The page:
The eastern Menai Strait is the most important aquaculture site in all of Wales, and the single largest mussel farming area in the whole of the UK. The success of this area is due to the unique natural environment that is perfect for mussels; and also the legal protection (known as a “Fishery Order”) that was established in 1962 and which allows local mussel farmers to cultivate mussels here without the fear that they will be stolen by others. Hand gathering of wild mussels within the area is also covered by the Order.
Since devolution, the mussel fishery in the Menai Strait has been managed by the Menai Strait Fishery Order Management Association (MSFOMA), which was granted these powers by the Welsh Government in 2010.
2022: A new Fishery Order for the future
MSFOMA have worked with Welsh Government to ensure that when the old 1962 Fishery Order expired at midnight on the 1st of April 2022 it would be replaced by a new Fishery Order, to help Wales to maintain its leading place in UK aquaculture, and to secure long-term jobs and businesses in the local economy.
The new Order came into force on Saturday the 2nd of April 2022. It can be downloaded from the UK Government legislation website here. As before, the controls under this Fishery Order only apply to shellfish farming. It does not impose any new restrictions or controls on other day-to-day activities in the area. For shellfish famers this new Fishery Order is vital for their future. For everyone else in the area it will be very much “business as usual”.
The map below shows the extent of the new Fishery Order and the location of the “designated several fishery area” that has been established by MSFOMA with the Minister’s consent within the Fishery Order area. Mussel farming will only take place within this “designated area”.
A notice describing the “designated area” has been published by MSFMA and can be accessed here.
This new Fishery Order will remain in place for the next 35 years. More information about the Order and mussel cultivation in the Strait is presented below.
MSFOMA is an independent not-for-profit organisation. Its membership comprises 2 representatives of the fishing industry, and 1 representative from each of Natural Resources Wales, Gwynedd County Council, Ynys Mon County Council, Beaumaris Town Council, Bangor City Council and the University of Bangor. Welsh Government also attend the quarterly meetings and it is chaired by Alan Winstone, an independent fisheries expert from Anglesey.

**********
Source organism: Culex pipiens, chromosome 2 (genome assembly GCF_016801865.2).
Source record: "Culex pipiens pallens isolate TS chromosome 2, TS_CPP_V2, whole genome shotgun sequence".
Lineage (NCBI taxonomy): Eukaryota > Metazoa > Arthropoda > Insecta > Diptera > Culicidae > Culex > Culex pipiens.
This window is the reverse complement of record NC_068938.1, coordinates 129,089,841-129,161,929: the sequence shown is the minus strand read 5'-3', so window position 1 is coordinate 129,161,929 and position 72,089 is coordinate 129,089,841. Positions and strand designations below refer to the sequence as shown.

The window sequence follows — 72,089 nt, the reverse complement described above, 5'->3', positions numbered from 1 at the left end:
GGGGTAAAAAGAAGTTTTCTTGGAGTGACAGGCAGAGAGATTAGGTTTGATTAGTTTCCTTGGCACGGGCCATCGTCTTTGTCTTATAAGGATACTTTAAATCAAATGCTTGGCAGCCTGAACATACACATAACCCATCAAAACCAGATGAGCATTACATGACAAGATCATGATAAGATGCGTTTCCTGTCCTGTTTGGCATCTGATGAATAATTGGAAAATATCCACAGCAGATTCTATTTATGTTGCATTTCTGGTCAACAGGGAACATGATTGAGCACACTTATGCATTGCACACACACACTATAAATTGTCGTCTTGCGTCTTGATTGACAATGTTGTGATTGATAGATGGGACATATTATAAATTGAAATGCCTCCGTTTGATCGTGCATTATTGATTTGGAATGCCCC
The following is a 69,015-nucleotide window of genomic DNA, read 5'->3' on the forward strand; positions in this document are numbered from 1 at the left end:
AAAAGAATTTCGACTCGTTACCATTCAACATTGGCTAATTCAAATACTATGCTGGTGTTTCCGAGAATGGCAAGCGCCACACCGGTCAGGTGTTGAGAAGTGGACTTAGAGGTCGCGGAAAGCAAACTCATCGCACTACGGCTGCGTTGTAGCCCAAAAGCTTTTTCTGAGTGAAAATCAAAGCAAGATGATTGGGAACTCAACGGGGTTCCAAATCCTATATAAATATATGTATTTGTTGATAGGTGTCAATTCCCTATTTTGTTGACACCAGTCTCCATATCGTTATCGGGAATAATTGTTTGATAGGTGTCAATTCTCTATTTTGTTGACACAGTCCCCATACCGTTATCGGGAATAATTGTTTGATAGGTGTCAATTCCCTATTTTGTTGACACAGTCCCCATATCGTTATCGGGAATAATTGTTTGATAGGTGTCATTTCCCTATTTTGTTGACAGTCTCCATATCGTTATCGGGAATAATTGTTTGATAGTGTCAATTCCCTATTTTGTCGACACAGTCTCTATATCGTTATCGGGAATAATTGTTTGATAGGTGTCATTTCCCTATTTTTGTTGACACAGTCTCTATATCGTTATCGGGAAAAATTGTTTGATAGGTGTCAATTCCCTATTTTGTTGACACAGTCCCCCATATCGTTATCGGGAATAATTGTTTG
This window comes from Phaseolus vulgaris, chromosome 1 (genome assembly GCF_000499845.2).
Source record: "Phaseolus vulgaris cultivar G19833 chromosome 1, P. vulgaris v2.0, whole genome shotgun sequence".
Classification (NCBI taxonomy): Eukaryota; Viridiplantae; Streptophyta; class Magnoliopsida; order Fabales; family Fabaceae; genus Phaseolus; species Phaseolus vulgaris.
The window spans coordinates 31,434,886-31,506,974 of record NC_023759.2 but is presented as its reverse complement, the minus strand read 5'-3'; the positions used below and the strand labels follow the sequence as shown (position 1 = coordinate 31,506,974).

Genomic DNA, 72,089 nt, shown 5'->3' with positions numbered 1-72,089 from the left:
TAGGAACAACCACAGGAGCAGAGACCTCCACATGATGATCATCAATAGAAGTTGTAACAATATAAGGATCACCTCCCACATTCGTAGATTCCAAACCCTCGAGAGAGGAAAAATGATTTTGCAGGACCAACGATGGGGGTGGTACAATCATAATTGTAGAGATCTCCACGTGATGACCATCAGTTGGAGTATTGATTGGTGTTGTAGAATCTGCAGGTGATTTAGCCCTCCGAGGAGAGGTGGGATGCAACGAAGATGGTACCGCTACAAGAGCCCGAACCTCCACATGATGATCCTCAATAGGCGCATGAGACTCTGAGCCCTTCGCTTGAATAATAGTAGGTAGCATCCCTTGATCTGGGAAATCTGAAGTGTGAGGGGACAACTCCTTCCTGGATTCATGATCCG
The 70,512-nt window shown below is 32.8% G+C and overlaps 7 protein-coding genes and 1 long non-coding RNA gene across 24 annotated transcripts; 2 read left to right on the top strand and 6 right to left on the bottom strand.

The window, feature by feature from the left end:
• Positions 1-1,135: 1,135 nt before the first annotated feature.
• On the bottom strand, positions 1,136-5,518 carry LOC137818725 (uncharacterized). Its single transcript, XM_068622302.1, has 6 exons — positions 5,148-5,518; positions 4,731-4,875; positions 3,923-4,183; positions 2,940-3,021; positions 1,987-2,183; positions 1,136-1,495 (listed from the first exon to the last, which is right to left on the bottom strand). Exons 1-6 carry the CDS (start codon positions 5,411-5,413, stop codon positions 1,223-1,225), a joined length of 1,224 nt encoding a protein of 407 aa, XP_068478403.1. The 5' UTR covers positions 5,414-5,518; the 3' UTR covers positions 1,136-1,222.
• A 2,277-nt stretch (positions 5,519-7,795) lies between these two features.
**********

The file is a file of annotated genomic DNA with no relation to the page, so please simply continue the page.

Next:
A Fishery Order does not create any new fishing rights, but by privatising the fishing rights it allows for proactive management and cultivation of shellfish. It also can regulate the hand-gathering of wild mussels through a licensing system with appropriate conditions, such as minimum sizes and where and when harvesting takes place.
This does not affect anglers fishing on the shore or from boats, nor does it stop you from gathering worms or crabs to use as bait.
Mussel farming is done directly on the seabed – no nets or equipment are placed on the shore. Over the years the hand-gathering of mussels by licenced fishermen has also taken place from time to time when wild mussel numbers have reached harvestable levels.
About mussel farming
It usually takes 2 years for these seed mussels to reach market size. During this time the mussels may be moved from intertidal areas to subtidal areas by the mussel farmers to optimise their survival, growth, and quality.
Seed mussels settle from the plankton at these locations on to the cobbles and rocks left behind from the last Ice Age. To avoid damaging these vital seabed habitats, the mussel farmers wait until the young mussels have built up a layer of mud beneath themselves. This is typically in the period from August-October. After October the young mussels are swept away by stormy weather in the autumn and winter, leaving the cobbles and rocks exposed and ready for a new settlement of mussels the next year.
This process has repeated year after year for the past 50 years. In recent years the recruitment of seed mussels on the wild beds in Morecambe Bay and Caernarfon Bar has become less predictable, possibly as a result of climate change.
Mussel farmers are working with scientists here in North Wales to develop other ways of collecting seed mussels, which has proved to be a more reliable source of seed mussels in other countries – the pictures below show some of these mussels growing on ropes near to Puffin Island.
Mussel farmers are constantly working with scientists from Bangor University’s Shellfish Centre and Centre for Applied Marine Sciences to improve farming methods and ensure that the sustainability of the fishery is always improving.
MSFOMA and the shellfish farmers work closely with Natural Resources Wales to ensure that mussel farming is compatible with the legal requirements to protect wildlife and habitats within the SPA and SAC areas. We also work with scientists from the University of Bangor to study the potential impacts of mussel farming on the marine environment. Many of these studies have been published in scientific journals, and give mussel farming a clean bill of health.